Musicians' memory for verbal and tonal materials under conditions of irrelevant sound

Victoria Williamson (Corresponding Author), Thomas Mitchell, Graham Hitch, Alan Baddeley

Research output: Contribution to journalArticlepeer-review

9 Citations (Scopus)

Abstract

Studying short-term memory within the framework of the working memory model and its associated paradigms (Baddeley, 2000; Baddeley & Hitch, 1974) offers the chance to compare similarities and differences between the way that verbal and tonal materials are processed. This study examined amateur musicians’ short-term memory using a newly adapted version of the visual-auditory (V-A) recognition method (Schendel & Palmer, 2007) within the framework of an irrelevant sound paradigm. We report evidence for a modality specific irrelevant sound effect: irrelevant tones disrupted memory for sequences of tones, whilst only irrelevant speech disrupted memory for sequences of letters. These preliminary results suggest that the adapted V-A recognition method will be useful for future parallel investigations of short-term memory for verbal and tonal materials.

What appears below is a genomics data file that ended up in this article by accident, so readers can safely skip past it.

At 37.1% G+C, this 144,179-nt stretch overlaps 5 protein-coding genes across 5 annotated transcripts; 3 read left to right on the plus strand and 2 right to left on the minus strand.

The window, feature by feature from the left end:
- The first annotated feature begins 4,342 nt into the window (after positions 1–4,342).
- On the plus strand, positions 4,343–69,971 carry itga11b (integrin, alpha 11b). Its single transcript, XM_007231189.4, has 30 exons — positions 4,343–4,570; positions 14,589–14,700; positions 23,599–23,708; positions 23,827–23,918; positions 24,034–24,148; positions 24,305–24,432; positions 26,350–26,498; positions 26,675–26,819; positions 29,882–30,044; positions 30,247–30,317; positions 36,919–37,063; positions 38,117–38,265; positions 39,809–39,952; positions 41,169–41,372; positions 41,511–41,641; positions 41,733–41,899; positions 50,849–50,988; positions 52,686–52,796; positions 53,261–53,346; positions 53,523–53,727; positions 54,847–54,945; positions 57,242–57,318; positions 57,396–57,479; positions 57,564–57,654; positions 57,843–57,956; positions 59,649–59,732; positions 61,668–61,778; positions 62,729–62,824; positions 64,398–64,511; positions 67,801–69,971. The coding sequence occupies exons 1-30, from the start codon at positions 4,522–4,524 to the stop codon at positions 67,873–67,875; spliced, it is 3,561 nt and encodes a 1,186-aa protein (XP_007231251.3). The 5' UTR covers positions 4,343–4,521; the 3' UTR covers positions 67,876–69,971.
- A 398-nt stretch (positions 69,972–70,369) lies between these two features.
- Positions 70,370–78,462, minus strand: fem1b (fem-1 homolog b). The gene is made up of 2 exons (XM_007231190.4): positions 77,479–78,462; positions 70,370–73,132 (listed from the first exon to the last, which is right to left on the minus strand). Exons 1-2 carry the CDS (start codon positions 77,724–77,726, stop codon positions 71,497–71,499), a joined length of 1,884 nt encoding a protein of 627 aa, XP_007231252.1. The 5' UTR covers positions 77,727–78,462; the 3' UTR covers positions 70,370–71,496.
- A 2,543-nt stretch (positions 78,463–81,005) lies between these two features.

Original languageEnglish
Pages (from-to)331-350
Number of pages20
JournalPsychology of Music
Volume38
Issue number3
DOIs
Publication statusPublished - Jul 2010

Keywords

  • language
  • music
  • musicians
  • short-term memory
  • working memory model

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